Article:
Molly Samuel joined KQED as an intern in 2007, and since then has worked here as a reporter, producer, director and blogger. Before becoming KQED Science’s Multimedia Producer, she was a producer for Climate Watch. Molly has also reported for NPR, KALW and High Country News, and has produced audio stories for The Encyclopedia of Life and the Oakland Museum of California. She was a fellow with the Middlebury Fellowships in Environmental Journalism and a journalist-in-residence at the National Evolutionary Synthesis Center. Molly has a degree in Ancient Greek from Oberlin College and is a co-founder of the record label True Panther Sounds.
Molly Samuel's Latest Posts
The Exploratorium, San Francisco's famous hands-on science museum, is moving to a new location on the Embarcadero. We got to follow along as employees packed up exhibits in the old location at the Palace of Fine Arts near the Golden Gate Bridge, and began to settle into their new spot at Pier 15.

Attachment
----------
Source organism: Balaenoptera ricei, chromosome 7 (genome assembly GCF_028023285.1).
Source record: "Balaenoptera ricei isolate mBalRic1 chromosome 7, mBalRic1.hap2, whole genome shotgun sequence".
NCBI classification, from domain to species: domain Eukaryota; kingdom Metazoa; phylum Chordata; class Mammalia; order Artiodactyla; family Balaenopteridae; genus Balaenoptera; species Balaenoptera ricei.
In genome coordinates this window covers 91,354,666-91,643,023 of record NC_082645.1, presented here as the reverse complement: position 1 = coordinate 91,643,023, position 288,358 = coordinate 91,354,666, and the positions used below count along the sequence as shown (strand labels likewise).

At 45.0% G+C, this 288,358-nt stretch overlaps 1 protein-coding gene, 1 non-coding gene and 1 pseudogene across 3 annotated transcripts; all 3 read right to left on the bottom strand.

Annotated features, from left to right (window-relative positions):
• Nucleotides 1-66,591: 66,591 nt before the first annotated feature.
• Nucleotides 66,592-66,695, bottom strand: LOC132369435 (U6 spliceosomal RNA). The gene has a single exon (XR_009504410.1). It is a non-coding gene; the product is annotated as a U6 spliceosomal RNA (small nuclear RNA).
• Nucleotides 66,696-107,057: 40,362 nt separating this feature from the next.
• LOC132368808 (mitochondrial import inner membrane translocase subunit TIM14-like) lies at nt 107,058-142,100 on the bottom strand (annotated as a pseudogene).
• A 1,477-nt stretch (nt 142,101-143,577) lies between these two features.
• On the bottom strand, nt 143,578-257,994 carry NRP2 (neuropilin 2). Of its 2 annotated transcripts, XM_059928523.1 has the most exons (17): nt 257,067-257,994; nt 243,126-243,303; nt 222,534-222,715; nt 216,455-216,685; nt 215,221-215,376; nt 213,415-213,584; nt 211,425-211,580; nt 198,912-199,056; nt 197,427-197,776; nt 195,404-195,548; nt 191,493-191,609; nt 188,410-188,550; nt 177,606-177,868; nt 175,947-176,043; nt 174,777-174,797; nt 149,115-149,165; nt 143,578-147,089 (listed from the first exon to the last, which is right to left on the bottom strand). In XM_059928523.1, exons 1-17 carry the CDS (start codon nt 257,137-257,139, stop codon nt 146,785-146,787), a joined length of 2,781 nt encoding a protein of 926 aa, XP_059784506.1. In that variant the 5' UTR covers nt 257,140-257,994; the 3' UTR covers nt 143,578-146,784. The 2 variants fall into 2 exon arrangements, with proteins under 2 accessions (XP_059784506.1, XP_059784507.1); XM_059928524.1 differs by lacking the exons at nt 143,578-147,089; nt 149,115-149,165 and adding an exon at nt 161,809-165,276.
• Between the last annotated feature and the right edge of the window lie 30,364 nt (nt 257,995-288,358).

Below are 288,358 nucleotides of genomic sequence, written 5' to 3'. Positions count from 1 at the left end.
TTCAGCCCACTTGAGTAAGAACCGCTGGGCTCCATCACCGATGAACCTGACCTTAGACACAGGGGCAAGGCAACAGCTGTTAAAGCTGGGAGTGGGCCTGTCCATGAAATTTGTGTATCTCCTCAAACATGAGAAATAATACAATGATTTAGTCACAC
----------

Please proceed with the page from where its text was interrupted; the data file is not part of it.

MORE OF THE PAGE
The Exploratorium, a San Francisco icon, will soon reopen as a stunning, new, energy efficient building on the city's Embarcadero.
If you visit the slice of Central California serenity known as Pinnacles, you might notice the sign out front now says, “National Park.”
Under a strategy known as "managed retreat," San Francisco gets ready to let the ocean reclaim a cherished stretch of Pacific coastline.
Hydropower provides a good chunk of California's electricity. It relies on a balance of heavy snow in the winter and heavy runoff in the spring. Climate change threatens to throw that balance out of whack, a problem the government isn't examining.
California regulators are expected to release new fracking regulations by the end of the year. Most fracking rules come under state jurisdiction, and different states have different approaches.
This week, California rolls out the heavy artillery in its attack on climate change with a program called “cap-and-trade.” It’s like a stock exchange for carbon emissions, where the state’s biggest polluters have to buy the right to emit greenhouse gases. It’s the most ambitious climate change policy in the country, but not everyone is happy with it.
New pests, a shrinking water supply and rising temperatures will alter agriculture in California.